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Don Maher, Valerie Hewit hope support from local music community will help make new George Street bar a success
Perched at the end of the bar in the newly purchased Black Sheep club on George Street, scrolling through Facebook on his laptop, Don Maher looks right at home.
But it's no wonder.
For years in the early 2000s, Maher served customers from behind that same bar when it was the Fat Cat Blues Bar.
Before becoming a bartender, he would frequent the club as a lover of music, having little direct contact with the countless prominent musicians who stepped on the stage to display their talents at the decades-old establishment — from Denis Parker and Lori Cooper to Roger Howse, Colleen Power and the late, great Ron Hynes.
"The most I'd say to them would be, 'Nice set,' or, 'Great show,'" he said, smiling. "That was it. I'd never go out of my way to talk to them."
Today, as co-owner of that bar, Maher has become known as a huge supporter and friend to countless local musicians, as many of those same big names come to play at the Black Sheep bars.
It's that close relationship with the music community — along with a love of music — that has helped make the original Black Sheep bar — located on the east end of Water Street and co-owned by him, his partner Valerie Hewitt and Kim Brothers — so successful.
He hopes that mutual respect with musicians, along with some support from the public, will help carry that success over to the newly acquired bar.
"We’ve got the best music and the best music fans." — Don Maher
"We’ve got the best music and the best music fans," said Maher, who, along with Hewitt, on April 18 officially took ownership of the George Street bar — located in the middle of the nationally recognized, iconic entertainment strip — from previous owner Roxanne Murphy.
“I had someone ask me, ‘How are you guys getting all these top musicians?' I had to think about it, but I realized they’re all friends of ours."
Not bad, considering they never expected to own even one bar.
When they were offered to buy the original Black Sheep bar on Water Street in September 2014, Maher initially thought it was too small for anything bigger than a trio to play there. It turns out, many big bands play there, with its intimacy attracting numerous patrons.
"And the sound in that room is so good, with the brick and the drop ceilings. The music dissipates, so it’s not bouncing around," Maher said. "So, it worked and it’s still working. We’ve got the best of the best music around."
Hewitt admitted she had trepidations about them buying the Water Street bar. But when the opportunity came up to buy the George Street bar, Hewitt was on board, as she saw how their hard work had paid off with the first bar.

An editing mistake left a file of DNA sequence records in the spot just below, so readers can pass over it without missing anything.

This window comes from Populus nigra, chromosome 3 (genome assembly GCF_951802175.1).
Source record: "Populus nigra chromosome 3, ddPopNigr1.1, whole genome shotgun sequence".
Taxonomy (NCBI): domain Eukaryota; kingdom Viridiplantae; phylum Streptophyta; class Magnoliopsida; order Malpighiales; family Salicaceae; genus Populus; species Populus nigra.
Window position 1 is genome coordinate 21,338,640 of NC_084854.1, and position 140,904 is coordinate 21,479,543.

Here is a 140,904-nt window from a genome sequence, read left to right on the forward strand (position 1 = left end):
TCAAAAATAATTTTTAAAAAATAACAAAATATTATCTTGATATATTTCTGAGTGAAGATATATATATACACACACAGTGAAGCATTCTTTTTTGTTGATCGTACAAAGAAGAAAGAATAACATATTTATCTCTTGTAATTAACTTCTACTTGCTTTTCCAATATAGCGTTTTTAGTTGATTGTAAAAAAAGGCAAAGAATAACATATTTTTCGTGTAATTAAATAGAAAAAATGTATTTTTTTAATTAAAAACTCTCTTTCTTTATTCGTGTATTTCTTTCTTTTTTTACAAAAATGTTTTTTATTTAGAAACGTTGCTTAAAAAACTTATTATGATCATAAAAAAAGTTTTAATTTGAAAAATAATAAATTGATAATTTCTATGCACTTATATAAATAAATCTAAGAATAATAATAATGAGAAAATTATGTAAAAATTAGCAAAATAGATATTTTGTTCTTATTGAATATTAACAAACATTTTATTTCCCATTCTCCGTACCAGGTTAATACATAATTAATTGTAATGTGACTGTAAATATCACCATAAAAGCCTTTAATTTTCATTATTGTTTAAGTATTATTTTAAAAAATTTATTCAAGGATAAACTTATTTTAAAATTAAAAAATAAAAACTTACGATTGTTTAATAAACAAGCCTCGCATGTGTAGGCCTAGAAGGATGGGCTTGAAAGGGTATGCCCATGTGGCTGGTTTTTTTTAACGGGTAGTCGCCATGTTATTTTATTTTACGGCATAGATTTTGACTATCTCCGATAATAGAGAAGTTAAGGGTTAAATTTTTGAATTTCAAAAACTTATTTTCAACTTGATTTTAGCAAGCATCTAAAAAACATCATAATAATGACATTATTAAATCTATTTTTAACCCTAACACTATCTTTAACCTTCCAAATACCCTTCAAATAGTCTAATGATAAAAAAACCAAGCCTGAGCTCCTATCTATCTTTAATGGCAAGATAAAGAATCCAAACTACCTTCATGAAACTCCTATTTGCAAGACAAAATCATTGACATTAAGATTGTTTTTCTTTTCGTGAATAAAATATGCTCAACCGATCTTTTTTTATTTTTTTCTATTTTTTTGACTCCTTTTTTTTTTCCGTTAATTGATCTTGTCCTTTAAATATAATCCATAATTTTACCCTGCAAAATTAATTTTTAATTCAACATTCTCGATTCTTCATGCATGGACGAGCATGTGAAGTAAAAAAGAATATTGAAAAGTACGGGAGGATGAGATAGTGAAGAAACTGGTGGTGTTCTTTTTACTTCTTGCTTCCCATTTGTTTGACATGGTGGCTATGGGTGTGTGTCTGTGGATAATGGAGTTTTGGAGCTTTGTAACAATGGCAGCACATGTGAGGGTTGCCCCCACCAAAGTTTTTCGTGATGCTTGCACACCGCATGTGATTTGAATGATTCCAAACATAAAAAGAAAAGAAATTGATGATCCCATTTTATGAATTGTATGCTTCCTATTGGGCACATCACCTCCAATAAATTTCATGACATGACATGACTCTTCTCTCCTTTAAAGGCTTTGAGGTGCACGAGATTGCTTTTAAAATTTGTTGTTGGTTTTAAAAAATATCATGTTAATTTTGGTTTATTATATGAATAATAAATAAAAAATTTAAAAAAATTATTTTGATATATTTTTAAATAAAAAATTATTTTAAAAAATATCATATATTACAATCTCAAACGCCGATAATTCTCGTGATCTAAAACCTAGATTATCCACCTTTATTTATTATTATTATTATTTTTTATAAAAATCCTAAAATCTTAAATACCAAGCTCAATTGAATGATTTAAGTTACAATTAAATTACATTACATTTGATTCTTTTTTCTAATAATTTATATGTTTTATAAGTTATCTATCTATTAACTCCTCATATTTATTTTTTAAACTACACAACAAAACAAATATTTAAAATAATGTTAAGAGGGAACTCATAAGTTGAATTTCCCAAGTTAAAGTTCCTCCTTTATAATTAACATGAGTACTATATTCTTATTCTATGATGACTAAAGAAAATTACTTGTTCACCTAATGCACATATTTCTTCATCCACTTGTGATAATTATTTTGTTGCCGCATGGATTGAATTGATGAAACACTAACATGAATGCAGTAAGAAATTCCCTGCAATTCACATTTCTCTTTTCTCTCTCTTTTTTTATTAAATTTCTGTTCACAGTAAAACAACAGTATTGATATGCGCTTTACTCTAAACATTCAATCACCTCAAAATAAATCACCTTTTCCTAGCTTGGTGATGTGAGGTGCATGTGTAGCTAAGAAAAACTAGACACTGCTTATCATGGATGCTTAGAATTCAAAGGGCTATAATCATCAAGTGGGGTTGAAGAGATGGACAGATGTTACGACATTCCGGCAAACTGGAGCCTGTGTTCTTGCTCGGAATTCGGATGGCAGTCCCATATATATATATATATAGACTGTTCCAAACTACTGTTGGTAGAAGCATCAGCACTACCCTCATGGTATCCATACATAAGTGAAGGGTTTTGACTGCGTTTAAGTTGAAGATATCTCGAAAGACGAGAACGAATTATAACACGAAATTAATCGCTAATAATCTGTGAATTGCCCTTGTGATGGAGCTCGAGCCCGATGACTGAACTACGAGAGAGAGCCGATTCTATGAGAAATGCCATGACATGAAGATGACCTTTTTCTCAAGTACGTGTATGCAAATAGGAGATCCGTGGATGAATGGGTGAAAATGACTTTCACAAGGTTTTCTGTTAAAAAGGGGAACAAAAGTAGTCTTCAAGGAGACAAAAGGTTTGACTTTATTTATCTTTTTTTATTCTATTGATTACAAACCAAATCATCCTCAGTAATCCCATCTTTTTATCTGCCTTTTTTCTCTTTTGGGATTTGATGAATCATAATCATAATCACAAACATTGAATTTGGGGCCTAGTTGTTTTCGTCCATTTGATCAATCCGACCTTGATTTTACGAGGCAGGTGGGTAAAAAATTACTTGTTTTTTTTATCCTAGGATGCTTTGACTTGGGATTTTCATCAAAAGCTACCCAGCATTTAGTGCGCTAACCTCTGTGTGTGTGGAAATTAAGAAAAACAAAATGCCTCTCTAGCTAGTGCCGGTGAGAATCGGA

"I had faith. I knew we could do it," said Hewitt, who had banking and government jobs before focusing on the clubs. "I felt we could turn it around. This is a beautiful bar and people loved it for years. With a little revival and a little new music and new blood, we think we can do it. It's still scary. I still worry some days. But we're committed and we don’t give up easy."
"There’s an underlying optimism in St. John’s and across the province," said Maher, who adding that the clubs' early shows are a big hit with patrons. "Everyone is waiting for things to improve economically and the people, themselves, can help that by supporting small businesses like ours and local music."
"I felt we could turn it around. This is a beautiful bar and people loved it for years. With a little revival and a little new music and new blood, we think we can do it." — Valerie Hewitt
With the likes of well-known musicians, who include Mark Bragg, Sherry Ryan and Mick Davis and the Skinny Jims, Maher and Hewitt are confident the club will do well.
“Everybody wanted to see it succeed. It was like we worked together with the musicians to make that happen.
"Both (Black Sheep bars) have their charms and I think they complement each other," said Maher, adding that social media plays a big role in promotion. "We want people to walk in here, even if they don't know who's playing, because they'll be pleasantly surprised. It doesn’t really matter what’s playing, it’s always going to be good."
On Saturday, from 7-10 p.m., the George Street bar will feature Herd of Men, which includes John Hutton, Mac Furlong, Glen Tilley and Sean Harris.
On Sunday, from 3-5 p.m., a benefit for Strong Harbour Strings, a classical music show, is scheduled in aid of its program, which offers youth transformative learning experiences through music.
The complete schedule of events for this month for both bars can be found on the website, theblacksheep.ca.